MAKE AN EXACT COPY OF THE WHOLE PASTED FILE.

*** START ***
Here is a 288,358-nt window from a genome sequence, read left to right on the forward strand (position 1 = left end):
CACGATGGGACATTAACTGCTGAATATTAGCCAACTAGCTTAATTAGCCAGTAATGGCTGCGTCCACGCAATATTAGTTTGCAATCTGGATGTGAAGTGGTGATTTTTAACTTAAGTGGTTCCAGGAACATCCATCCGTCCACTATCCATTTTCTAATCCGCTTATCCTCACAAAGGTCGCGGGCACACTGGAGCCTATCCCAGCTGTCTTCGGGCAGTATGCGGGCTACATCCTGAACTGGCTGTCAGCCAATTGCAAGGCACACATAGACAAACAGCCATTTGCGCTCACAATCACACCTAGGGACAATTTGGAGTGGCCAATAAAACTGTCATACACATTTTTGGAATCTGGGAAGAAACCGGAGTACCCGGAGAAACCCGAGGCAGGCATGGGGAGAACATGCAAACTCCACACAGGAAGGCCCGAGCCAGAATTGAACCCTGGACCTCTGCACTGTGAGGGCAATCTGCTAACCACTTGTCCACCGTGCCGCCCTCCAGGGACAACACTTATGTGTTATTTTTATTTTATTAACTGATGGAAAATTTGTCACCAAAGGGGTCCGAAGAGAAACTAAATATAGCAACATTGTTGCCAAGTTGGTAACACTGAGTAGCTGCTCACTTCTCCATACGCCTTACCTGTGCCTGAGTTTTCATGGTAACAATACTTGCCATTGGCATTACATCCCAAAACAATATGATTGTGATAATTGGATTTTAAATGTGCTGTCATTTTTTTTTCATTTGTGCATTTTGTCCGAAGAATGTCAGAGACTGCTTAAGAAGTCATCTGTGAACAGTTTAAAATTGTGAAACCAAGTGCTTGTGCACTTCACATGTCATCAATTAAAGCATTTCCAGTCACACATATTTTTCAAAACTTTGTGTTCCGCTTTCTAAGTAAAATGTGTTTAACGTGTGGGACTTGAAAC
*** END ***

Here is a 288,358-nt window from a genome sequence, read left to right on the forward strand (position 1 = left end):
CACGATGGGACATTAACTGCTGAATATTAGCCAACTAGCTTAATTAGCCAGTAATGGCTGCGTCCACGCAATATTAGTTTGCAATCTGGATGTGAAGTGGTGATTTTTAACTTAAGTGGTTCCAGGAACATCCATCCGTCCACTATCCATTTTCTAATCCGCTTATCCTCACAAAGGTCGCGGGCACACTGGAGCCTATCCCAGCTGTCTTCGGGCAGTATGCGGGCTACATCCTGAACTGGCTGTCAGCCAATTGCAAGGCACACATAGACAAACAGCCATTTGCGCTCACAATCACACCTAGGGACAATTTGGAGTGGCCAATAAAACTGTCATACACATTTTTGGAATCTGGGAAGAAACCGGAGTACCCGGAGAAACCCGAGGCAGGCATGGGGAGAACATGCAAACTCCACACAGGAAGGCCCGAGCCAGAATTGAACCCTGGACCTCTGCACTGTGAGGGCAATCTGCTAACCACTTGTCCACCGTGCCGCCCTCCAGGGACAACACTTATGTGTTATTTTTATTTTATTAACTGATGGAAAATTTGTCACCAAAGGGGTCCGAAGAGAAACTAAATATAGCAACATTGTTGCCAAGTTGGTAACACTGAGTAGCTGCTCACTTCTCCATACGCCTTACCTGTGCCTGAGTTTTCATGGTAACAATACTTGCCATTGGCATTACATCCCAAAACAATATGATTGTGATAATTGGATTTTAAATGTGCTGTCATTTTTTTTTCATTTGTGCATTTTGTCCGAAGAATGTCAGAGACTGCTTAAGAAGTCATCTGTGAACAGTTTAAAATTGTGAAACCAAGTGCTTGTGCACTTCACATGTCATCAATTAAAGCATTTCCAGTCACACATATTTTTCAAAACTTTGTGTTCCGCTTTCTAAGTAAAATGTGTTTAACGTGTGGGACTTGAAAC